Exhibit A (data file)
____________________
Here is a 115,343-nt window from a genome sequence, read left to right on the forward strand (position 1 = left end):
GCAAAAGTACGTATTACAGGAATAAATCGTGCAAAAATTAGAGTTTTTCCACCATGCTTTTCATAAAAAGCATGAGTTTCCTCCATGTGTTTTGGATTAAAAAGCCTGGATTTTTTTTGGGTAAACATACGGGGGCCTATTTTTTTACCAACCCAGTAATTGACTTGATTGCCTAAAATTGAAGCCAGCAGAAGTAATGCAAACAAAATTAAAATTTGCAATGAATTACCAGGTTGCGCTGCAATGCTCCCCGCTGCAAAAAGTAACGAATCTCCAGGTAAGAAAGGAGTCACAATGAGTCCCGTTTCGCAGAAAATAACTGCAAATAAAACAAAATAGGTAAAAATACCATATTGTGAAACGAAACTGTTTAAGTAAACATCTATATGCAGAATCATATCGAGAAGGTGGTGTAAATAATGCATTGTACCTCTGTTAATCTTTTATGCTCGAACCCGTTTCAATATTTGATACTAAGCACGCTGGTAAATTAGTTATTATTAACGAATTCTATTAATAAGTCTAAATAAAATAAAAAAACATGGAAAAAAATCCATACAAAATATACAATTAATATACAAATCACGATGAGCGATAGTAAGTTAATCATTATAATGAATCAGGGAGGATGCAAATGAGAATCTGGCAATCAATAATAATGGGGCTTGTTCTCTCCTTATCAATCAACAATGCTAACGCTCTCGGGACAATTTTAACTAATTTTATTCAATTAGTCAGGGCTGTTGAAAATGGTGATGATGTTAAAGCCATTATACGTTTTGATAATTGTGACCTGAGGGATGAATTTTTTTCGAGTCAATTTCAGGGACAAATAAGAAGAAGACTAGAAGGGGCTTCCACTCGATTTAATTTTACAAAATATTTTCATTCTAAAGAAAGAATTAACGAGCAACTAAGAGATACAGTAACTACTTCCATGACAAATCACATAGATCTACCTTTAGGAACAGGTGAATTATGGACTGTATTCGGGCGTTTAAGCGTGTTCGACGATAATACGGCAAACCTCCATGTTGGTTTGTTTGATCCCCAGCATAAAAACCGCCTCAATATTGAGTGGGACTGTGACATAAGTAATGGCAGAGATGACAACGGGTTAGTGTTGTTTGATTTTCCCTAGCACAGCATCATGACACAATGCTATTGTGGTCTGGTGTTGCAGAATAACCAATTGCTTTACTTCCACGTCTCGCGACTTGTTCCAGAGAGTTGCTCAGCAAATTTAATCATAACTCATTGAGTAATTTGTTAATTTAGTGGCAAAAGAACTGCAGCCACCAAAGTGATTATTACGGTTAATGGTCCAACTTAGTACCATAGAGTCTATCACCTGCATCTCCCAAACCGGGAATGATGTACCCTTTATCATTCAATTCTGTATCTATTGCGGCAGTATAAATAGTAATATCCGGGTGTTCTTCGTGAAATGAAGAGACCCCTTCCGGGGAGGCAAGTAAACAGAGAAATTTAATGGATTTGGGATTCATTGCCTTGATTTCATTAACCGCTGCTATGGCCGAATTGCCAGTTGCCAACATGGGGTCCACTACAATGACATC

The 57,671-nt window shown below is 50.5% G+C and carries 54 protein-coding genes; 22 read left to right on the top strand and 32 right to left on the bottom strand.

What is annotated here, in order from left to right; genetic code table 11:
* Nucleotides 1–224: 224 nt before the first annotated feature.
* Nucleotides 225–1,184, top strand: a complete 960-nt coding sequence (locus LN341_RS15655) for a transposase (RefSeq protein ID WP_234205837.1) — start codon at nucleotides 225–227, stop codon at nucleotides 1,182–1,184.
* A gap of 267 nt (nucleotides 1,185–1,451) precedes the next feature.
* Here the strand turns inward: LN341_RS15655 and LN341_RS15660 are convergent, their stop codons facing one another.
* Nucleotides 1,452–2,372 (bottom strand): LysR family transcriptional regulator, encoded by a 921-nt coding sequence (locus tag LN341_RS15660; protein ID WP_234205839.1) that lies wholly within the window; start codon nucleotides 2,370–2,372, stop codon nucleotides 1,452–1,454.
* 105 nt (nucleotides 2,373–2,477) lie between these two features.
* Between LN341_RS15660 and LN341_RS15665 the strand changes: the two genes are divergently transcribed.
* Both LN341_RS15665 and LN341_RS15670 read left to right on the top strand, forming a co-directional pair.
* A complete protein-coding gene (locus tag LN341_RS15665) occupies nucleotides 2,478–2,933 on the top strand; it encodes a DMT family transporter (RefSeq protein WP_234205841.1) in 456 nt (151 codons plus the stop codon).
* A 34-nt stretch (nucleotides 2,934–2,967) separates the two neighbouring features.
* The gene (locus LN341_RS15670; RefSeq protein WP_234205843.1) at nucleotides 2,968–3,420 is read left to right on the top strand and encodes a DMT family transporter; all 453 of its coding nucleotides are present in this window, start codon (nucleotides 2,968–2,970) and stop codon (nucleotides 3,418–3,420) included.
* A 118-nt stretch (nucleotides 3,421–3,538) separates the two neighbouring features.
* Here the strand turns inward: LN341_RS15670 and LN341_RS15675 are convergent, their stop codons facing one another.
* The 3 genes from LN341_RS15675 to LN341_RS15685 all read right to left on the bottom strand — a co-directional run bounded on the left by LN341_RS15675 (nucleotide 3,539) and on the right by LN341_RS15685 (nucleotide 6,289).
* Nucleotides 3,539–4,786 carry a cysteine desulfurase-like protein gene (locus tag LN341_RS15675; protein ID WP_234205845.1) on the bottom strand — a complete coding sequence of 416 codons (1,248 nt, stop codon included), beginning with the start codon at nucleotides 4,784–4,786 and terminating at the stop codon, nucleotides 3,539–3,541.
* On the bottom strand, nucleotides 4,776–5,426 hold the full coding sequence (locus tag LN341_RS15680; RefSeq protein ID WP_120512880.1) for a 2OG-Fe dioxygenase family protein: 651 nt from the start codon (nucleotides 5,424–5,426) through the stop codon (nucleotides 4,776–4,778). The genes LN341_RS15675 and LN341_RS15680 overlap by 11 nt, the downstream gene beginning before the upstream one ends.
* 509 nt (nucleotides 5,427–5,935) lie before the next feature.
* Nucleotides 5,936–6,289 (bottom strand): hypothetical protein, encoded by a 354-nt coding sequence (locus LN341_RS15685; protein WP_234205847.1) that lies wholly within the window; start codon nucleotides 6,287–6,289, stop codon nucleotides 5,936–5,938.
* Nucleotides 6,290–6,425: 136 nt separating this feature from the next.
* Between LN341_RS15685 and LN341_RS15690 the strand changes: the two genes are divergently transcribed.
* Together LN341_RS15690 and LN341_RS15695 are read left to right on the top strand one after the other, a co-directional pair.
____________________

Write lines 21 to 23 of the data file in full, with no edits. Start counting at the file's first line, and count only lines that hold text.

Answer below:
* 509 nt (nucleotides 5,427–5,935) lie before the next feature.
* Nucleotides 5,936–6,289 (bottom strand): hypothetical protein, encoded by a 354-nt coding sequence (locus LN341_RS15685; protein WP_234205847.1) that lies wholly within the window; start codon nucleotides 6,287–6,289, stop codon nucleotides 5,936–5,938.
* Nucleotides 6,290–6,425: 136 nt separating this feature from the next.